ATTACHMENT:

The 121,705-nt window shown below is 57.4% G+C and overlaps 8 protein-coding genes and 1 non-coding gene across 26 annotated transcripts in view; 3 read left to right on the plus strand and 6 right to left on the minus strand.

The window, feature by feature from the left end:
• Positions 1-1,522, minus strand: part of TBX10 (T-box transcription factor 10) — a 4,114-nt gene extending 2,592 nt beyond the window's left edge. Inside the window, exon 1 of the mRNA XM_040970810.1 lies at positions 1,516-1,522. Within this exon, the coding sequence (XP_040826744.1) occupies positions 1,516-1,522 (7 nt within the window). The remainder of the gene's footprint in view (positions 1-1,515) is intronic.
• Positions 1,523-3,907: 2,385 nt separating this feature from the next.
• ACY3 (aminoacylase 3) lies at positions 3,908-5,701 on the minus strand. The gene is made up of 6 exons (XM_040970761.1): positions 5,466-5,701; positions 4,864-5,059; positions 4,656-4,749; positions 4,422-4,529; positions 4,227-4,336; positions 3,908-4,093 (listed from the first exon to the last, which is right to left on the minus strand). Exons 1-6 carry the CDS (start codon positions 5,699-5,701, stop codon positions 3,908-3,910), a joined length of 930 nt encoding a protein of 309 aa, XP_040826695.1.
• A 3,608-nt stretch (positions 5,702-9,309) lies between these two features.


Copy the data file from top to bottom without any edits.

The 121,705-nt window shown below is 57.4% G+C and overlaps 8 protein-coding genes and 1 non-coding gene across 26 annotated transcripts in view; 3 read left to right on the plus strand and 6 right to left on the minus strand.

The window, feature by feature from the left end:
• Positions 1-1,522, minus strand: part of TBX10 (T-box transcription factor 10) — a 4,114-nt gene extending 2,592 nt beyond the window's left edge. Inside the window, exon 1 of the mRNA XM_040970810.1 lies at positions 1,516-1,522. Within this exon, the coding sequence (XP_040826744.1) occupies positions 1,516-1,522 (7 nt within the window). The remainder of the gene's footprint in view (positions 1-1,515) is intronic.
• Positions 1,523-3,907: 2,385 nt separating this feature from the next.
• ACY3 (aminoacylase 3) lies at positions 3,908-5,701 on the minus strand. The gene is made up of 6 exons (XM_040970761.1): positions 5,466-5,701; positions 4,864-5,059; positions 4,656-4,749; positions 4,422-4,529; positions 4,227-4,336; positions 3,908-4,093 (listed from the first exon to the last, which is right to left on the minus strand). Exons 1-6 carry the CDS (start codon positions 5,699-5,701, stop codon positions 3,908-3,910), a joined length of 930 nt encoding a protein of 309 aa, XP_040826695.1.
• A 3,608-nt stretch (positions 5,702-9,309) lies between these two features.